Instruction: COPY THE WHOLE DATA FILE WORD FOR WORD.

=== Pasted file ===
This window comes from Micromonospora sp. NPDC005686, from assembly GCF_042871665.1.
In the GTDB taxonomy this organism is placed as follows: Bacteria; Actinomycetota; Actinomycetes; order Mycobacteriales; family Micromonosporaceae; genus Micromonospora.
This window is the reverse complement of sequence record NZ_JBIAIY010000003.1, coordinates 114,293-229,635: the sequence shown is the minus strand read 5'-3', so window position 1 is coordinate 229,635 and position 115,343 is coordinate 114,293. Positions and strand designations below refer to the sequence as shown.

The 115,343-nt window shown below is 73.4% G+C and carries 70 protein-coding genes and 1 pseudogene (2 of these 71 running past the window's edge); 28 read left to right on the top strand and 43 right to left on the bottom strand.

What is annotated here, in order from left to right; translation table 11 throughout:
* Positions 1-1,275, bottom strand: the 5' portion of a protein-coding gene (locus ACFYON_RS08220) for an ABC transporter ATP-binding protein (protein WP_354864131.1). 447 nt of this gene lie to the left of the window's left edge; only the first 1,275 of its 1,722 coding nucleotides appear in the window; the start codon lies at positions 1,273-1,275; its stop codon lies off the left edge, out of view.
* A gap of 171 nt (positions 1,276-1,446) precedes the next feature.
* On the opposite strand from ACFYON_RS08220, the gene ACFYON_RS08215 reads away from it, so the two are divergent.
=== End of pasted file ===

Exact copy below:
This window comes from Micromonospora sp. NPDC005686, from assembly GCF_042871665.1.
In the GTDB taxonomy this organism is placed as follows: Bacteria; Actinomycetota; Actinomycetes; order Mycobacteriales; family Micromonosporaceae; genus Micromonospora.
This window is the reverse complement of sequence record NZ_JBIAIY010000003.1, coordinates 114,293-229,635: the sequence shown is the minus strand read 5'-3', so window position 1 is coordinate 229,635 and position 115,343 is coordinate 114,293. Positions and strand designations below refer to the sequence as shown.

The 115,343-nt window shown below is 73.4% G+C and carries 70 protein-coding genes and 1 pseudogene (2 of these 71 running past the window's edge); 28 read left to right on the top strand and 43 right to left on the bottom strand.

What is annotated here, in order from left to right; translation table 11 throughout:
* Positions 1-1,275, bottom strand: the 5' portion of a protein-coding gene (locus ACFYON_RS08220) for an ABC transporter ATP-binding protein (protein WP_354864131.1). 447 nt of this gene lie to the left of the window's left edge; only the first 1,275 of its 1,722 coding nucleotides appear in the window; the start codon lies at positions 1,273-1,275; its stop codon lies off the left edge, out of view.
* A gap of 171 nt (positions 1,276-1,446) precedes the next feature.
* On the opposite strand from ACFYON_RS08220, the gene ACFYON_RS08215 reads away from it, so the two are divergent.